As we recently reported, the education world was set abuzz recently when the Supreme Court in the state of Washington ruled 6-3 that charters schools there are unconstitutional because they are not considered “common schools” and therefore, are not entitled to receive public funding.
Many have since commented on this decision. Jeff Bryant being one of them. He is a freelance writer in Chapel Hill, NC who edits the Education Opportunity Network. During his 30-year career Jeff has done work for the Corporation for Public Broadcasting, the Smithsonian Institute, Siemens, Xerox and Kimberly-Clark.
Below are excerpts from his article, Court’s Ruling Charter Schools Aren’t “Public” Is No Surprise.
To critics of the charter school sector, the very idea of calling charter schools “public” schools makes about as much sense as calling defense contractors “public” companies. The fact these entities get taxpayer money does not mean they are “public.”
For years, education law and finance scholars have warned that the legal status of charter schools is on shaky ground. In 2012, Rutgers University professor Bruce Baker asked, on his personal blog, “Charter Schools Are… [Public? Private? Neither? Both?].”
Baker notes, first, that charter schools differ from public schools, in most statutory law, because they are limited public access. Unlike public schools, charter schools “can define the number of enrollment slots they wish to make available … admit students only on an annual basis and do not have to take students mid-year, [and] set academic, behavior and cultural standards that promote exclusion of students.”
These points of difference between charter and public schools are glaringly obvious in the neighborhoods where charters are common. Those who protest charter school expansions in their communities note how charter schools use lotteries to limit the number of students in their schools while public schools are frequently overcrowded. Charter schools are often criticized for not “back filling” and taking in new students mid-year as empty seats become available. And charter schools are notorious for enforcing student behavior codes that lead to frequent discipline violations and increase suspension and expulsion rates.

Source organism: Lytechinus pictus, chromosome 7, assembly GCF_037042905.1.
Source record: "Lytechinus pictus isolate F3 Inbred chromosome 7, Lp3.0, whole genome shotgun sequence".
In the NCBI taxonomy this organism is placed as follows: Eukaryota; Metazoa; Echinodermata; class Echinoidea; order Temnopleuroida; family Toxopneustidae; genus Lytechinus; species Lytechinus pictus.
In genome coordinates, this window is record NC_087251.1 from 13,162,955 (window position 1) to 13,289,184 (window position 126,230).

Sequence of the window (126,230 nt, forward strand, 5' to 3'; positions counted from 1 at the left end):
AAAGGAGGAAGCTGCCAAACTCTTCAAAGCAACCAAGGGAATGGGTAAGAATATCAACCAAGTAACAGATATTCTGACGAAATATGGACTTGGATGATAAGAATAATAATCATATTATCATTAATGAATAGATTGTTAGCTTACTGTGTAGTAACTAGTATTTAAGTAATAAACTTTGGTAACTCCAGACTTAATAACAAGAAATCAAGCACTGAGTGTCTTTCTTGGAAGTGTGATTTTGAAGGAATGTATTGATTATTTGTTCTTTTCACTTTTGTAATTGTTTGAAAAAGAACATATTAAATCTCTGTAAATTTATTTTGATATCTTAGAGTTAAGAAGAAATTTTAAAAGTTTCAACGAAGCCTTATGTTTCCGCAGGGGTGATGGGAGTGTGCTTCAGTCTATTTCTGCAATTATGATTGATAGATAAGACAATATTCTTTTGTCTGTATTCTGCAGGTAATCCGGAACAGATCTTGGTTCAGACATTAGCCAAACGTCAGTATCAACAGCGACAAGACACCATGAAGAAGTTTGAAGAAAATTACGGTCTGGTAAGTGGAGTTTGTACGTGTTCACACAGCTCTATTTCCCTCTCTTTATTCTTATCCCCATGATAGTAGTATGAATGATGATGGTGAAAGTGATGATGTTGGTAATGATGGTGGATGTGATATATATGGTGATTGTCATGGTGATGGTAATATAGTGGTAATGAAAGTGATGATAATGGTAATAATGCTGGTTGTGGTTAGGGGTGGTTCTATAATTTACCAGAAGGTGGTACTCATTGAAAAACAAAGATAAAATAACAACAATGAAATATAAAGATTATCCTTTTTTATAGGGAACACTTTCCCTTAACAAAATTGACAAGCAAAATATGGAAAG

Baker found that in their authorization, governance, and operation, charter schools are frequently exempted from requirements public schools have, such as open meeting laws, disclosure of financial records, and employee rights.
In January 2015, Baker collaborated with two other scholars to publish a review, the “Legal Status of Charter Schools in State Statutory Law” in the University of Massachusetts Law Review which found that in most states the legal distinctions between charter schools and public schools are not at all clear due primarily to how legislation providing for charters is often drafted without including any “clear set of rules to follow” for governing the schools – a provision, by the way, the charter lobby often insists on.
The analysis examined whether charter schools, which are generally run by private boards or educational management organizations, are entitled to governmental immunity and whether they are subject to public accountability laws. The scholars examined whether charter schools are subject to the same wage statutes and student expulsion requirements as public school.
Their conclusion was, “While charter schools are generally characterized as ‘public schools,’ courts have had a difficult time determining their legal status because charter schools contain both public and private characteristics.”
Education research experts at the National Education Policy Center also looked at the issue of whether charter schools are public or private and concluded, “Their operations are basically private.”
The NEPC analysis found that because most charter school board operate on “an advisory role,” they outsource their school’s operations to private education management organizations (EMOs).
“It is common practice,” NEPC noted, “for EMOs to write charter school proposals and determine how the school will be managed and operated long before a board is appointed. It is also common practice for the private EMO to provide a list of names for board members, which the authorizer then approves. In recent years, board members have been refused access to information about how money is being spent. Further, there are cases where EMOs have asked the authorizer to remove board members when they start asking uncomfortable questions about finance.”